Honestly, I love doing musicals, and I’ll always love doing musicals, but the art of musicals in a lot of ways is being able to manage the scope and size of them. You have a pit full of musicians, a huge crew, major design elements, a ton of people, and you’ve got to rehearse all that in a really smart and efficient way, you have to divide and conquer. So anytime the works is about a ton of research, and get in a rehearsal studio for two or three or four actors and make it come to pass based on what works for those actors, but staying completely involved with the story we’re telling, it’s such a thrill. Directing something like “Red” or “God of Carnage” is like driving a really cool speed boat, and directing a musical is like being a captain of a giant cruise ship.
A+C: How are you approaching “Joseph and the Amazing Technicolor Dreamcoat”?
JF: The thing about “Joseph,” and I’ll include “Godspell” in this ? although that’s not entirely fair to either of them because they’re very different pieces ? is that what was fun about them when they first hit is that they made you hear the story in a new way. And the difficulty 30 years down the road is that everybody knows those. So why do we keep doing them in the same way?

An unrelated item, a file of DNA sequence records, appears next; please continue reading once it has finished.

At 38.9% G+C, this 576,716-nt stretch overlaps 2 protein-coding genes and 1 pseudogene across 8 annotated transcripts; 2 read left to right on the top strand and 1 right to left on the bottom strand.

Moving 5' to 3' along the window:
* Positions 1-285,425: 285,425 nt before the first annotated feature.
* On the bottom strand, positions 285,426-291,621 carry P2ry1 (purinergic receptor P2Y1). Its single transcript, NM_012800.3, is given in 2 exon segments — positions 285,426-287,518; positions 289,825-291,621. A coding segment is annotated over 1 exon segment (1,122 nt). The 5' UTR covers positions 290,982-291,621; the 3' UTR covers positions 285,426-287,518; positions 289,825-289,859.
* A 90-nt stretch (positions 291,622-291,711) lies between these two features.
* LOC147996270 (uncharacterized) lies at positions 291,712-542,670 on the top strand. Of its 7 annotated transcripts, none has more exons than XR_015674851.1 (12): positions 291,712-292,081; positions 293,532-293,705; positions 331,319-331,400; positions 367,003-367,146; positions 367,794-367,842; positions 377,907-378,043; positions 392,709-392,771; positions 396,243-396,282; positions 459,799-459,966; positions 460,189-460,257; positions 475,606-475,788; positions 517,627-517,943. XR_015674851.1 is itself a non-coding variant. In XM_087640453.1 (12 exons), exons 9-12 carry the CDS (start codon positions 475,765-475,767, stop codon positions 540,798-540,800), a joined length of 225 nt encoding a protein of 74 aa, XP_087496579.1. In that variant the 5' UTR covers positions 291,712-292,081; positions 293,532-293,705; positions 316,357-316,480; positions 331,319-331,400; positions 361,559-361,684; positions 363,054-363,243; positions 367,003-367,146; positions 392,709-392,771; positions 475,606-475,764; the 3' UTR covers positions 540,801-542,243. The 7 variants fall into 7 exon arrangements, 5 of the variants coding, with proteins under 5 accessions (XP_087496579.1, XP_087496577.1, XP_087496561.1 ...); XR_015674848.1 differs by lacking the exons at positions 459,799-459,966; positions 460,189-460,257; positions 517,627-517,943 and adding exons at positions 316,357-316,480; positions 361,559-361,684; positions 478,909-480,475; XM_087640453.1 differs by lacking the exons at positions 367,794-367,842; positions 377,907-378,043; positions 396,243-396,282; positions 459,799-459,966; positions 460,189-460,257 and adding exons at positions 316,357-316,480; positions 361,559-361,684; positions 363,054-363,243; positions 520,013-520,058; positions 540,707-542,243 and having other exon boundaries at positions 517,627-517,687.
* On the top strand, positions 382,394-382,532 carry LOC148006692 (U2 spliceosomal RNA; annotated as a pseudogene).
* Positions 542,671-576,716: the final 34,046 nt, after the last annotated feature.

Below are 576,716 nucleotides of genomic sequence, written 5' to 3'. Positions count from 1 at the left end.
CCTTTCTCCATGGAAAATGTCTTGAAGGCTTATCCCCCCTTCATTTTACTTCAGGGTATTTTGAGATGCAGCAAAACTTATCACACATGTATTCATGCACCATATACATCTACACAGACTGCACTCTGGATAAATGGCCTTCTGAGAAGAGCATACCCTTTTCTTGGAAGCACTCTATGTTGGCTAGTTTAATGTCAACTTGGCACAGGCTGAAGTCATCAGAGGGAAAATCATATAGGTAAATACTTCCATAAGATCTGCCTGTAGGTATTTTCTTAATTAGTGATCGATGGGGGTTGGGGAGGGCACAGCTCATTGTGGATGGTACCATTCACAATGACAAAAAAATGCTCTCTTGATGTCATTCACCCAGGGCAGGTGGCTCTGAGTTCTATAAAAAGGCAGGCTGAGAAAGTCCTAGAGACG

Director/choreographer JOEL FERRELL continues his streak of popular productions.
For me, a lot of it is just trying to get an audience to see and hear it in a different way. To that end, I don’t think I’m doing anything crazy-radical, but I am shaking it up a bit. I don’t understand revivals of things that are not relevant because everybody has done it and seen it and it’s almost the cuddly adorable old-fashioned way to do it. The Theater Center allows me to do is find a super-fresh approach to take.
A+C: And that’s one of the reasons you feel you’re in a good place in your life and career at Dallas Theater Center?
JF: There’s a theologian named Frederick Buechner, and he basically said that a vocation is where your skills and the world’s need meet. I feel like this is absolutely as close as I’ve gotten in my life to where my strengths and the need for them intersect so well.
Joseph and the Amazing Technicolor Dreamcoat
Previews being June 22, opens June 29 and runs through Aug. 12
Dee and Charles Wyly Theatre at the AT&T Performing Arts Center